• Synthesis Generating or creating something different by assembling or connecting ideas in a way that makes a whole. Evaluation Looking at the particular value of materials, information or methods in characterizing the whole. Image from
  • Generating (hypothesizing) Planning (designing) Producing (construct) Creating (planning, recruiting, monitoring, testing) Critiquing (judging) Evaluation Looking at the particular value of materials, information or methods in characterizing the whole. Image made on using picture from
  • Blooms Taxonomy “ Learning is not attained by chance, it must be sought for with ardour and attended to with diligence.” Abigail Adams , 1780 wife of John Adams 1764 (1744 – 1818 @ HOTs and LOTs
  • Re-cap My image
  • Re-cap Own image of Mount Rainier near Seattle.
  • Let ’ s start by establishing what we mean by active learning - on the slide are 4 computer parts, a keyboard, a mouse, a webcam and a monitor. Circle the odd one out. The answer is the printer because the others are input devices and the monitor is an output device. This activity illustrates an exercise that is testing the learner ’ s recall and maybe comprehension, the lower end of Bloom ’ s taxonomy. Microsoft Clipart used here
  • In this slide are another four pictures: one of George Bush, a cartoon dinosaur, a cartoon pair of smiling balloons, and a cartoon bee. Again, people are asked to choose the odd one out. Some model answers include: Balloons are in black and white, inanimate George bush is the only human, photo Dinosaur cannot go up in the sky, doesn ’ t have the letter b in its name/word, not smiling, no longer exists Bee is the only thing with wings. Balloons don ’ t have legs There is no clear cut answer, and even though it ’ s the same activity, it ’ s stimulating thinking at a higher level. This illustrates the point that developing higher order thinking skills isn ’ t about how much technology you employ or how complicated the task is. Sometimes, it ’ s just a matter of using the simple tools but working out how to make them stimulate learning.
  • Skills in the cognitive domain revolve around knowledge, comprehension, and critical thinking of a particular topic. Traditional education tends to emphasize the skills in this domain, particularly the lower-order objectives. [disagree that it is just lower] There are six levels in the taxonomy, moving through the lowest order processes to the highest: Remembering – List Understanding – Summarise Applying – Classify Analysing – Order Evaluating – Rank Creating - Combine Image from
  • Skills in the psychomotor domain describe the ability to physically manipulate a tool or instrument like a hand or a hammer. Psychomotor objectives usually focus on change and/or development in behaviour and/or skills. Bloom and his colleagues never created subcategories for skills in the psychomotor domain, but since then other educators have created their own psychomotor taxonomies. [3] However, the taxonomy is employed by the learner REMEMBERING which tool (e.g. hammer, knife, scissors, spanner, file, grinder etc.) he or she should use. COMPREHENDING the health and safety requirements of that tool. Then when is or she is seen APPLYING the tool and incorporating what the ‘know’ and ‘understand’ they can be said to be operating in the Psychomotor domain. They may move around this level of work until they are able to move up towards ANALYSING their actions and making EVALUATIONS . Motor Car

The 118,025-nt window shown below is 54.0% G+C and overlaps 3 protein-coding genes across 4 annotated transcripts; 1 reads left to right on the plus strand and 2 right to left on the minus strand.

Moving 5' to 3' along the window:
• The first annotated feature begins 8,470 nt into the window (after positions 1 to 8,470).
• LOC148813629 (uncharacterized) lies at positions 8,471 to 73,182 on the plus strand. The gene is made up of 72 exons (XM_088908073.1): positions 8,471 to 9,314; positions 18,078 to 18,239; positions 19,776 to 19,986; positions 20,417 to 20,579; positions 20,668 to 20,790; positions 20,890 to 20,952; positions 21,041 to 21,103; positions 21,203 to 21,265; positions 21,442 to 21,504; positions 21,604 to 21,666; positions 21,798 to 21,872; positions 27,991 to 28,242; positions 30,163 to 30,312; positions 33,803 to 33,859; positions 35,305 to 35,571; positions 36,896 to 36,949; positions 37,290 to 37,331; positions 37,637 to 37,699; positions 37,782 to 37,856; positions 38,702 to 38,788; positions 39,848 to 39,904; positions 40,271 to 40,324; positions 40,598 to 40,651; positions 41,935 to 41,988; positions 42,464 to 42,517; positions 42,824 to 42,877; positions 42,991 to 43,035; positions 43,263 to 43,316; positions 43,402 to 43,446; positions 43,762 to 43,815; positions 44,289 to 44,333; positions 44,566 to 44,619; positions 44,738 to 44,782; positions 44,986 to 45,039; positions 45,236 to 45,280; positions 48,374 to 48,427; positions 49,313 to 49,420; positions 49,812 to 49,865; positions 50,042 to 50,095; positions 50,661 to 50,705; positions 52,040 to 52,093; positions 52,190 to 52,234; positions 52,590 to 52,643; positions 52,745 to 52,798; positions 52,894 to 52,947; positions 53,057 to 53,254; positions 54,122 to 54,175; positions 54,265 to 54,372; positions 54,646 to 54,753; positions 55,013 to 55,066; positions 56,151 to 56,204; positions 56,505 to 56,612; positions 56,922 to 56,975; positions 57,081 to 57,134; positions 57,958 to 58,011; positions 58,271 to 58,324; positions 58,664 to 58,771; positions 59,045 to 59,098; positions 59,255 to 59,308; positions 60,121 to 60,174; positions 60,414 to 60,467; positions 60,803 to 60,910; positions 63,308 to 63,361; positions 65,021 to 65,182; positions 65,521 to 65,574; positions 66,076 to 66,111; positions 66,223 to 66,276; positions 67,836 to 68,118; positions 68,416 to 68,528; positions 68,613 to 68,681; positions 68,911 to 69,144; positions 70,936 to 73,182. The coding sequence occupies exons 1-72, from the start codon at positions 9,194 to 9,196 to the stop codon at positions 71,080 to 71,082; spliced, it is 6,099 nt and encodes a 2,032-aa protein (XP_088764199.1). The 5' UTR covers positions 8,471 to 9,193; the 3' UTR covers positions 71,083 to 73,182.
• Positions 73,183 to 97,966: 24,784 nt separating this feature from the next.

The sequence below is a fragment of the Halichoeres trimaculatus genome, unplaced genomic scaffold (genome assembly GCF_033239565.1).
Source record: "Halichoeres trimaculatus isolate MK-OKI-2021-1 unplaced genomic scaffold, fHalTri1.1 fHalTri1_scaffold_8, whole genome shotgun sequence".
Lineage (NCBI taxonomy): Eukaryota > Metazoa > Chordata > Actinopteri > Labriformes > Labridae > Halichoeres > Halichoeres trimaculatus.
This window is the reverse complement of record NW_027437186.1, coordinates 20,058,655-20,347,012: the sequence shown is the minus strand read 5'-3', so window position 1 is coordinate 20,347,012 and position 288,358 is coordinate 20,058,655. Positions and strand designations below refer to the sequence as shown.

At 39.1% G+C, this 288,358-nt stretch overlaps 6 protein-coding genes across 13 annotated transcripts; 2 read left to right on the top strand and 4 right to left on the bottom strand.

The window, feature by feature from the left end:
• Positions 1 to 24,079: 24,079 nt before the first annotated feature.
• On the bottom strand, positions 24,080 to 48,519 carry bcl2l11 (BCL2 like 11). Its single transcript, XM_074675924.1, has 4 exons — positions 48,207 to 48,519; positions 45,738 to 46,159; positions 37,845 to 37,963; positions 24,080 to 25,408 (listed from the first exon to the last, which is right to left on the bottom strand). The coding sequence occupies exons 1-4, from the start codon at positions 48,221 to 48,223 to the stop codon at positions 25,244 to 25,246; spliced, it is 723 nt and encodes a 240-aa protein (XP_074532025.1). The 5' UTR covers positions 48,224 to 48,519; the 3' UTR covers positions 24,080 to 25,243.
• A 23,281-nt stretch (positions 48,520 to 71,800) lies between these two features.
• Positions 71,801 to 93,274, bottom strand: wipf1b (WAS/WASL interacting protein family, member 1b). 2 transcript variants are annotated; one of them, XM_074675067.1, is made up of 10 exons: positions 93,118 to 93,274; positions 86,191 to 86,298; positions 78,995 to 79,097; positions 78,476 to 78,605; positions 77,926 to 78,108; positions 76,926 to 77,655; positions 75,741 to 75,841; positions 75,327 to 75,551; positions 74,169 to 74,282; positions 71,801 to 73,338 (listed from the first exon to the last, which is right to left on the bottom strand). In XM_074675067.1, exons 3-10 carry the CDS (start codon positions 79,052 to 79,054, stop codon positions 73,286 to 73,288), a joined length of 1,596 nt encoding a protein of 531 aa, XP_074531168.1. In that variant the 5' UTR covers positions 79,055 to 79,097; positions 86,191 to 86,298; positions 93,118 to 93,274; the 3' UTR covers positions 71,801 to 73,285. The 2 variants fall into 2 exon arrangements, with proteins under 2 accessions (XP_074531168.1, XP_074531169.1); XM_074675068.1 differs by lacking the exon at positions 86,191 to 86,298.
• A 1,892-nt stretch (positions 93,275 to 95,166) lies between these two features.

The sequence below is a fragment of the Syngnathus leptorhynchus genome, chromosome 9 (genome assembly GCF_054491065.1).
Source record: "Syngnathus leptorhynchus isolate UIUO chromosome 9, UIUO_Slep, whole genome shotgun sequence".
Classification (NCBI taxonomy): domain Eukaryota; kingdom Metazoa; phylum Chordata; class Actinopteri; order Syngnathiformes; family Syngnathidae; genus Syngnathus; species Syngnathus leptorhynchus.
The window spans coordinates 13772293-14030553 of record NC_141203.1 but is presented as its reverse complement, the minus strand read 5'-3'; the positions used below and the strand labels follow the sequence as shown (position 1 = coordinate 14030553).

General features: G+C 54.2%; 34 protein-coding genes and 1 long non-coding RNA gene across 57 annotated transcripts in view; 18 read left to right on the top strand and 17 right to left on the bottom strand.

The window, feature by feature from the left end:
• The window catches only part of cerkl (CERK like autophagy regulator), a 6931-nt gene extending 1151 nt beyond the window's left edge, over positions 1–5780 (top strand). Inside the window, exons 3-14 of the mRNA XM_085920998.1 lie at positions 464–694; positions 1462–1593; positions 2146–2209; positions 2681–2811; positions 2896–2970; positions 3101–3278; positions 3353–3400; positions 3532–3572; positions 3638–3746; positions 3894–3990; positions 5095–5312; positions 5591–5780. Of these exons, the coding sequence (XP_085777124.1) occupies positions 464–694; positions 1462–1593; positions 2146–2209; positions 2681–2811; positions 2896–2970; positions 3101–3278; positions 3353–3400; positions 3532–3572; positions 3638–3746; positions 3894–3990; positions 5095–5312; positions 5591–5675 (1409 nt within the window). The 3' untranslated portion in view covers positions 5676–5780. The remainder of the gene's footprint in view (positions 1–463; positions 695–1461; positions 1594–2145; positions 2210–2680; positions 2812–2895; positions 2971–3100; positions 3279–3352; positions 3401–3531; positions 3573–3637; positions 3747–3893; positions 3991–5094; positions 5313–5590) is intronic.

• Remembering – Describe Understanding – Interpret Applying – Experiment Analysing – Explain Evaluating – Assess Creating - Plan iPod Touch =*HpnmF4Ye3oBj18NqzF0NyH0EmGv8aZTu1DwC2ps06filEvG*kZSDU/itouch.jpg
  • Remember – Appropriate use Understand – Execute Apply – Construct Analyse – Achieve Evaluate – Action Create – Actualise
  • The soundtrack on this Pecha Kucha is out of synch and impossible to change. Sorry

    1. 1. Pecha Kucha David Sugden @dsugden [Twitter] [email_address] 07717 341 622
    2. 2. Benjamin Bloom
    3. 3. Bloom’s Taxonomy
    4. 4. Knowledge Comprehension Application Analysis Synthesis Evaluation Original
    5. 5. Anderson and Krathwohl
    6. 6. Remember ing Understand ing Apply ing Analys ing Evaluat ing Creat ing Revised
    7. 7. Remembering <> Knowledge
    8. 8. Understanding <> Comprehension
    9. 9. Applying <> Application
    10. 10. Analysing <> Analysis
    11. 11. Evaluating <> Synthesis
    12. 12. Creating <> Evaluation
    13. 13. Remembering Understanding Applying Analysing Evaluating Creating HOTS LOTS Knowledge Comprehension Application Analysis Synthesis Evaluation
    14. 14. Lower order Thinking Skills
    15. 15. Higher order Thinking Skills
    16. 16. 10 A B C D LOTS
    17. 17. B C D HOT – needs more thought? HOTS A
    18. 18. Cognitive domain
    19. 19. Psychomotor domain
    20. 20. Tools
    21. 21. And that’s nearly it
    22. 22. Pecha Kucha David Sugden 07717 341 622 <ul><li>Independent Trainer </li></ul><ul><li>e-Strategy development </li></ul><ul><li>v </li></ul><ul><li>VLE advice and guidance </li></ul><ul><li>Mobile Learning specialist </li></ul><ul><li>Blogs and Wikis (all of Web 2.0) </li></ul><ul><li>former e-Guide/PDA facilitator </li></ul><ul><li>Call me  </li></ul>